- Abdominal Organs
- Musculoskeletal System
- Neurologic System
- Urogenital System
- Lymph Nodes
When health problems are identified, a medical plan will be outlined to evaluate the problems in depth. If your pet appears to be healthy enough for routine preventive care, your veterinarian will discuss which immunizations are advised, as well as parasite prevention including heartworm disease, intestinal parasites, and ectoparasites (fleas, ticks, etc.). Annual age-appropriate lab tests, testing for heartworm and/or tick-borne diseases, and fecal tests for parasites may also be recommended for your pet. Finally, your pet’s nutrition, diet, and exercise routines can be assessed and optimized to help your pet be in best physical condition for their lifestyle and age. Remember, keeping up with preventive care for your pet is the best way to keep your pet happy and healthy for life.
Feline Vaccination Protocol:
We recommend vaccinating your indoor-only cat for FVRCP (Feline Viral Rhinotracheitis, Calicivirus, and Panleukopenia) every year. If your cat is both an indoor and outdoor cat, we recommend vaccinating with our combo vaccination of FVRCP/FeLV. FeLV stands for feline leukemia. We also recommend both our indoor and outdoor cats be vaccinated with the Rabies 1year vaccination or Rabies 3 year vaccination. Your adult cat can receive a Rabies 3 year vaccination if they have been vaccinated with a Rabies 1 year vaccination before.
Canine Vaccination Protocol:
When your pet comes in for their yearly vaccinations we will confirm the vaccinations they are due for and then get those ready. The most common yearly vaccinations are Da2LPCPV (Distemper, Adenovirus, Leptospirosis, Parvovirus, Corona Virus, Parainfluenza Virus), and the Rabies 1 year or Rabies 3 year vaccination. If you live near the woods or go camping with your canine friend, then we recommend we give your dog a Lymes vaccine that can be given as a combo with the Da2LPCPV vaccine. If your pet has never had the Da2LPCPV vaccination or the Lymes vaccine, they will need that vaccine boostered 3-4 weeks after receiving the initial vaccine. This is to ensure the patient builds up the antibodies that are needed. Your pet can have a Rabies 3 year vaccination if they have had a Rabies 1 year before. If your pet ever gets Groomed or Boarded, they will receive the Bordetella oral vaccine. This vaccine prevents Kennel Cough.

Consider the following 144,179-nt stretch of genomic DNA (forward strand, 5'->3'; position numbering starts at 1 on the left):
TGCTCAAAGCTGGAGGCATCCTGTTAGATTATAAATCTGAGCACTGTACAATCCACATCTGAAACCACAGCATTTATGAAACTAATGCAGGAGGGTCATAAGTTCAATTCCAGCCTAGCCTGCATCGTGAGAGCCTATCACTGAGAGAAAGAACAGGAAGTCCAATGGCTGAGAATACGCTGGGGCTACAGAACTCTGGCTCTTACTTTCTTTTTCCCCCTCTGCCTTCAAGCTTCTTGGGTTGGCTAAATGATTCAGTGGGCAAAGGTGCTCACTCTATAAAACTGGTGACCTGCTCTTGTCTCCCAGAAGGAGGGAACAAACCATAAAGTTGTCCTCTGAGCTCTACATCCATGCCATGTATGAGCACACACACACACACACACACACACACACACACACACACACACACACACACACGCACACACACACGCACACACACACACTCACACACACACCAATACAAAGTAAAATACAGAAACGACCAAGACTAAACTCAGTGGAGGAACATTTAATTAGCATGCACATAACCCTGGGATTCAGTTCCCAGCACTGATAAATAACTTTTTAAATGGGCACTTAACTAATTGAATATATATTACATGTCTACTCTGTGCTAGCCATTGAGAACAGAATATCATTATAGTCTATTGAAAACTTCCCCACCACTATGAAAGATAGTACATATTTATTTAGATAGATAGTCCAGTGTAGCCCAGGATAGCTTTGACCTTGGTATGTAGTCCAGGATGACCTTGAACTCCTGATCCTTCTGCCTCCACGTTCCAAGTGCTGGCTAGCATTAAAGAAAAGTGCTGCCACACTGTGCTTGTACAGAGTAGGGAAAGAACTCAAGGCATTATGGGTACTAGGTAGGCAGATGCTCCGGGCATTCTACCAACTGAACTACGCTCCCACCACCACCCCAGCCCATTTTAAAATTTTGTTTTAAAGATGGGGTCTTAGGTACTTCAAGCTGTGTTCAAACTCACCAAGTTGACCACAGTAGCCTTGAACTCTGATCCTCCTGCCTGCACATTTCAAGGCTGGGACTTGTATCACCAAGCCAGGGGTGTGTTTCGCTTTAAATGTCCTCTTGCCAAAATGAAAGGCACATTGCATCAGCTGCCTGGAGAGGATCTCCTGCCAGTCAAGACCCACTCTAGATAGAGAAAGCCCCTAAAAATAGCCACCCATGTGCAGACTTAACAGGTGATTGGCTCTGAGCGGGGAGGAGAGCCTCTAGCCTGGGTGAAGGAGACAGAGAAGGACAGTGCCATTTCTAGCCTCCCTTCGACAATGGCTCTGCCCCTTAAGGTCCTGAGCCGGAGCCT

We love Senior Pets! Senior pets have special needs, and benefit from more regular veterinary visits compared to their younger counterparts. Age-associated conditions include:
- Dental Disease
- Heart Disease
- Liver Disease
- Kidney Disease
- Endocrine Disorders
These conditions will start to become more prevalent as your pet gets older. For this reason, we recommend twice-yearly veterinary visits for pets over 7 years of age. Your aging pet may be showing early signs of osteoarthritis such as stiffness after rest or play, difficulty going up or down stairs and reduced activity. Early intervention with joint supplements and prescription arthritis medications when indicated, along with modified nutrition and exercise plans, can greatly improve your pet’s comfort and mobility. Likewise, performing annual screening lab work on your older pet can help identify early stages of medical problems that might go unrecognized, and progress significantly without treatment.